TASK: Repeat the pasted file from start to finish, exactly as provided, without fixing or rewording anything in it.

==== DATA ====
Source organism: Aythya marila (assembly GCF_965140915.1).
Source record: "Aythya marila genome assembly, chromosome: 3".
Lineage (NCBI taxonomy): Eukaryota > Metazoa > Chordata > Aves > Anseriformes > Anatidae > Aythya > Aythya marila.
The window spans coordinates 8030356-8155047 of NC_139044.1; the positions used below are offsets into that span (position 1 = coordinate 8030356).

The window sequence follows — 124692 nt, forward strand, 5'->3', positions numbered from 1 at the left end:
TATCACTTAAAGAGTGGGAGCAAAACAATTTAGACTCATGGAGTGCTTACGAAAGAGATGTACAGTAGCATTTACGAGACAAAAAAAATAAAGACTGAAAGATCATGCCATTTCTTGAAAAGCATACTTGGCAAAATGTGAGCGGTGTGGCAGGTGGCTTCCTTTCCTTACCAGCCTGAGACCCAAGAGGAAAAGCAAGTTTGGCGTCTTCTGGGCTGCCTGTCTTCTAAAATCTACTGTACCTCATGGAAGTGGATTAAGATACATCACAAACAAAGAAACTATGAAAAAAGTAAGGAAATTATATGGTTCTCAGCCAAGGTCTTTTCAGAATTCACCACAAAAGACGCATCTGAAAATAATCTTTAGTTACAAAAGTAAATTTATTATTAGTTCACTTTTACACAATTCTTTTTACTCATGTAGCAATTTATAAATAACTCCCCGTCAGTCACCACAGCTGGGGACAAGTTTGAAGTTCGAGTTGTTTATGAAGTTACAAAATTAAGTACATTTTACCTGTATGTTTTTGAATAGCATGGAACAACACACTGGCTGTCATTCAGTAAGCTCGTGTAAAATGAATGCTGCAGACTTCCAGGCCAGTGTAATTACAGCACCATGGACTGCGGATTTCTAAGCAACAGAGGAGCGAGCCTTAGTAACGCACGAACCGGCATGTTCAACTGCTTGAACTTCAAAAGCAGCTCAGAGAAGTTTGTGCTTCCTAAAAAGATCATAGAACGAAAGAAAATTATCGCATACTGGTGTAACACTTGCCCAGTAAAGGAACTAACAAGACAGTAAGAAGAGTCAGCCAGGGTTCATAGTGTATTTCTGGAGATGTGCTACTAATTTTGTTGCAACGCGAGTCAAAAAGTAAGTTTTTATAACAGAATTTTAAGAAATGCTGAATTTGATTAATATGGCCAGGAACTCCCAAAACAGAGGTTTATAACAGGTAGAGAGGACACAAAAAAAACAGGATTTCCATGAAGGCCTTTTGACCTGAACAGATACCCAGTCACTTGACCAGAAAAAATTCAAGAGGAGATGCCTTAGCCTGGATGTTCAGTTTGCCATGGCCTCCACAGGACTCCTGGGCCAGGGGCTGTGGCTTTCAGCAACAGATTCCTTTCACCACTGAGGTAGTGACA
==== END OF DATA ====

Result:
Source organism: Aythya marila (assembly GCF_965140915.1).
Source record: "Aythya marila genome assembly, chromosome: 3".
Lineage (NCBI taxonomy): Eukaryota > Metazoa > Chordata > Aves > Anseriformes > Anatidae > Aythya > Aythya marila.
The window spans coordinates 8030356-8155047 of NC_139044.1; the positions used below are offsets into that span (position 1 = coordinate 8030356).

The window sequence follows — 124692 nt, forward strand, 5'->3', positions numbered from 1 at the left end:
TATCACTTAAAGAGTGGGAGCAAAACAATTTAGACTCATGGAGTGCTTACGAAAGAGATGTACAGTAGCATTTACGAGACAAAAAAAATAAAGACTGAAAGATCATGCCATTTCTTGAAAAGCATACTTGGCAAAATGTGAGCGGTGTGGCAGGTGGCTTCCTTTCCTTACCAGCCTGAGACCCAAGAGGAAAAGCAAGTTTGGCGTCTTCTGGGCTGCCTGTCTTCTAAAATCTACTGTACCTCATGGAAGTGGATTAAGATACATCACAAACAAAGAAACTATGAAAAAAGTAAGGAAATTATATGGTTCTCAGCCAAGGTCTTTTCAGAATTCACCACAAAAGACGCATCTGAAAATAATCTTTAGTTACAAAAGTAAATTTATTATTAGTTCACTTTTACACAATTCTTTTTACTCATGTAGCAATTTATAAATAACTCCCCGTCAGTCACCACAGCTGGGGACAAGTTTGAAGTTCGAGTTGTTTATGAAGTTACAAAATTAAGTACATTTTACCTGTATGTTTTTGAATAGCATGGAACAACACACTGGCTGTCATTCAGTAAGCTCGTGTAAAATGAATGCTGCAGACTTCCAGGCCAGTGTAATTACAGCACCATGGACTGCGGATTTCTAAGCAACAGAGGAGCGAGCCTTAGTAACGCACGAACCGGCATGTTCAACTGCTTGAACTTCAAAAGCAGCTCAGAGAAGTTTGTGCTTCCTAAAAAGATCATAGAACGAAAGAAAATTATCGCATACTGGTGTAACACTTGCCCAGTAAAGGAACTAACAAGACAGTAAGAAGAGTCAGCCAGGGTTCATAGTGTATTTCTGGAGATGTGCTACTAATTTTGTTGCAACGCGAGTCAAAAAGTAAGTTTTTATAACAGAATTTTAAGAAATGCTGAATTTGATTAATATGGCCAGGAACTCCCAAAACAGAGGTTTATAACAGGTAGAGAGGACACAAAAAAAACAGGATTTCCATGAAGGCCTTTTGACCTGAACAGATACCCAGTCACTTGACCAGAAAAAATTCAAGAGGAGATGCCTTAGCCTGGATGTTCAGTTTGCCATGGCCTCCACAGGACTCCTGGGCCAGGGGCTGTGGCTTTCAGCAACAGATTCCTTTCACCACTGAGGTAGTGACA